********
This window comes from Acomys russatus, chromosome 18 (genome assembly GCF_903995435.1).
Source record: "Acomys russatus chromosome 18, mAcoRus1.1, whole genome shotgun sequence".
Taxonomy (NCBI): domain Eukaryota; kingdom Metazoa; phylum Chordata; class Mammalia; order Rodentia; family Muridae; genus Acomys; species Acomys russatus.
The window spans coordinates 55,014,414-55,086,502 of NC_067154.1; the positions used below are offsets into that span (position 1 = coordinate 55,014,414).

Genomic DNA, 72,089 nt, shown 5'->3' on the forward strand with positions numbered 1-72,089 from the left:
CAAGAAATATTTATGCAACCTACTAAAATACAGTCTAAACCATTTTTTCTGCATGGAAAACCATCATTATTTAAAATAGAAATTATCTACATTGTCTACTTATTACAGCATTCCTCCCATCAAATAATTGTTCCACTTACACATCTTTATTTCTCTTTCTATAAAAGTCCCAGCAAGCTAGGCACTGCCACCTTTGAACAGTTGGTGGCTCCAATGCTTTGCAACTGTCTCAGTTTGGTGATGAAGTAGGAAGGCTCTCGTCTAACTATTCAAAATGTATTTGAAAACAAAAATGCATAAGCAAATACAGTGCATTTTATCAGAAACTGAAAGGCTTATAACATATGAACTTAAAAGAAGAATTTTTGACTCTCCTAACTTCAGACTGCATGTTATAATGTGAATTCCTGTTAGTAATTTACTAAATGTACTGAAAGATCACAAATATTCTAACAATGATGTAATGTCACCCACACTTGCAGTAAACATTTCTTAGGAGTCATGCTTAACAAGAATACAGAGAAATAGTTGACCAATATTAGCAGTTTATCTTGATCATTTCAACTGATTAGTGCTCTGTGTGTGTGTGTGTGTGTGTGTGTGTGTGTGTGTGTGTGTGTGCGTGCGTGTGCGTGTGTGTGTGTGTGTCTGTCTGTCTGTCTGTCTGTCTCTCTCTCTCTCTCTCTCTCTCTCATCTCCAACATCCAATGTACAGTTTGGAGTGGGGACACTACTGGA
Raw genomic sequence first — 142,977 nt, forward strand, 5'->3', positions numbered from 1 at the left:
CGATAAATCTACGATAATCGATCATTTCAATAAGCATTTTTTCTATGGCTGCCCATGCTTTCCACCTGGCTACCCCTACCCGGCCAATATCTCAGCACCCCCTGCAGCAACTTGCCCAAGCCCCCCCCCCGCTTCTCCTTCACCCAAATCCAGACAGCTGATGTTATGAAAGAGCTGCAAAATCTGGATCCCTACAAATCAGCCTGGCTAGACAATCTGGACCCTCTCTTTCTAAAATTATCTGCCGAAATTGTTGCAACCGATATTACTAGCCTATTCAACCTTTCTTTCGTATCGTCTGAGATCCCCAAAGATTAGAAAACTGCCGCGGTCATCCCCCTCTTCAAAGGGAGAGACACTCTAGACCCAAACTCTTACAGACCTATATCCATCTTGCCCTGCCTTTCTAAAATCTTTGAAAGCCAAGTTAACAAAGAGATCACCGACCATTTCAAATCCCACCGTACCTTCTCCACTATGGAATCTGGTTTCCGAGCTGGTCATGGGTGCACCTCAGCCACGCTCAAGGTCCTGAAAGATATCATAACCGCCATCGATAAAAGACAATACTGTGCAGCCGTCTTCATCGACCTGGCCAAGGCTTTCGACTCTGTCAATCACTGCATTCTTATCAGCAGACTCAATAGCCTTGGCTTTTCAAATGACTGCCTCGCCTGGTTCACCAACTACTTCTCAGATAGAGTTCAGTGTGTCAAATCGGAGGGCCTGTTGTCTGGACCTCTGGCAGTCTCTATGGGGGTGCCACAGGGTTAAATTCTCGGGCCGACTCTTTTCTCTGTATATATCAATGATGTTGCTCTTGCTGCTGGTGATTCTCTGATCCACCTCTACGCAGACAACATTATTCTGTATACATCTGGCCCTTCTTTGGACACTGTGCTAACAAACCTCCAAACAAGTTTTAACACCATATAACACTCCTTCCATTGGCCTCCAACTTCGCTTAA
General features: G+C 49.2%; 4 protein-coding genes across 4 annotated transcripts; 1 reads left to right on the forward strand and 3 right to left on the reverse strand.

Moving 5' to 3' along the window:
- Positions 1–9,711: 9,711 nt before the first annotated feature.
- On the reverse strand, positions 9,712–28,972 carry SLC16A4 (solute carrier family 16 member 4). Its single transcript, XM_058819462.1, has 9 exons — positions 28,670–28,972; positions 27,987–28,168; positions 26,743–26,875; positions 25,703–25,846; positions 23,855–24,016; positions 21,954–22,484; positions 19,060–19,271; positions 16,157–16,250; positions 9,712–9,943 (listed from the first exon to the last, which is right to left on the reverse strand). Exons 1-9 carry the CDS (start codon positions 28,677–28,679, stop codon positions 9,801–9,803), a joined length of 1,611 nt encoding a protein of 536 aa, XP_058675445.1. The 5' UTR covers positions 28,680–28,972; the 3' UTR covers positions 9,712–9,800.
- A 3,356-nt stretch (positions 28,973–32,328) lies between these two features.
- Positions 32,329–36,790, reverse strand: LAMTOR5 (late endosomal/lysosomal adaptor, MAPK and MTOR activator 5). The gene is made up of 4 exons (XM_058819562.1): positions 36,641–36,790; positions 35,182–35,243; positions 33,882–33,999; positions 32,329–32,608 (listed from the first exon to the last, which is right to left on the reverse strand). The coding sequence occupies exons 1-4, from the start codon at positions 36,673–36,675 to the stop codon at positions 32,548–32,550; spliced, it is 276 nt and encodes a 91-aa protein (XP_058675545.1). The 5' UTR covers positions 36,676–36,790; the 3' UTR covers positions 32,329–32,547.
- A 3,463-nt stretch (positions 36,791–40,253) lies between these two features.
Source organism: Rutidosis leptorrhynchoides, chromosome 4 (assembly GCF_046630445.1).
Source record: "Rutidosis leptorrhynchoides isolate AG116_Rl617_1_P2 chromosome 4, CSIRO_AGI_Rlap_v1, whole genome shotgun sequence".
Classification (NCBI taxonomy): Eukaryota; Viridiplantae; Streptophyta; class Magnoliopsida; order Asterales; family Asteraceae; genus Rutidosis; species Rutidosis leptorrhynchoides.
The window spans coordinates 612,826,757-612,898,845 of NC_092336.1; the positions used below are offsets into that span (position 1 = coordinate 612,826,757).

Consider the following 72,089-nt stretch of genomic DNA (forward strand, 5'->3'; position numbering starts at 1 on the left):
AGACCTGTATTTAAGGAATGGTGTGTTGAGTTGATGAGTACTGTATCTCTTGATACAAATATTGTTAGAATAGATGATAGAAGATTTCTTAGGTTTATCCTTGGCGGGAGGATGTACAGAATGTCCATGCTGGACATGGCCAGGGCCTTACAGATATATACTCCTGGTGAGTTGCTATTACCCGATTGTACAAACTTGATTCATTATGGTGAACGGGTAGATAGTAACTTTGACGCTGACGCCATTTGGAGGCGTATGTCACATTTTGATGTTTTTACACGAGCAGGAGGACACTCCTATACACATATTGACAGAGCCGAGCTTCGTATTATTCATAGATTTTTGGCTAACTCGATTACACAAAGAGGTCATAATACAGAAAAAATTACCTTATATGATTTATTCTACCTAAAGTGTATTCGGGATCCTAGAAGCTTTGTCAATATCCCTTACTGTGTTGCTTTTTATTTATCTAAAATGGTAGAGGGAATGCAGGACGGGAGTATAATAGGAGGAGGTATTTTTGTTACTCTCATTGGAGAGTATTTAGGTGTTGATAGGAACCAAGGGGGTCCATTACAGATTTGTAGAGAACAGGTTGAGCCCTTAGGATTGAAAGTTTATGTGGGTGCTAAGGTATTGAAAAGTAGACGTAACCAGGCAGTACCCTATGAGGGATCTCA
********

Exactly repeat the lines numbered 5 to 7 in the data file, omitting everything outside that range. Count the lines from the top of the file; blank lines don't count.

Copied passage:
Genomic DNA, 72,089 nt, shown 5'->3' on the forward strand with positions numbered 1-72,089 from the left:
CAAGAAATATTTATGCAACCTACTAAAATACAGTCTAAACCATTTTTTCTGCATGGAAAACCATCATTATTTAAAATAGAAATTATCTACATTGTCTACTTATTACAGCATTCCTCCCATCAAATAATTGTTCCACTTACACATCTTTATTTCTCTTTCTATAAAAGTCCCAGCAAGCTAGGCACTGCCACCTTTGAACAGTTGGTGGCTCCAATGCTTTGCAACTGTCTCAGTTTGGTGATGAAGTAGGAAGGCTCTCGTCTAACTATTCAAAATGTATTTGAAAACAAAAATGCATAAGCAAATACAGTGCATTTTATCAGAAACTGAAAGGCTTATAACATATGAACTTAAAAGAAGAATTTTTGACTCTCCTAACTTCAGACTGCATGTTATAATGTGAATTCCTGTTAGTAATTTACTAAATGTACTGAAAGATCACAAATATTCTAACAATGATGTAATGTCACCCACACTTGCAGTAAACATTTCTTAGGAGTCATGCTTAACAAGAATACAGAGAAATAGTTGACCAATATTAGCAGTTTATCTTGATCATTTCAACTGATTAGTGCTCTGTGTGTGTGTGTGTGTGTGTGTGTGTGTGTGTGTGTGTGTGTGCGTGCGTGTGCGTGTGTGTGTGTGTGTCTGTCTGTCTGTCTGTCTGTCTCTCTCTCTCTCTCTCTCTCTCTCATCTCCAACATCCAATGTACAGTTTGGAGTGGGGACACTACTGGA
Raw genomic sequence first — 142,977 nt, forward strand, 5'->3', positions numbered from 1 at the left: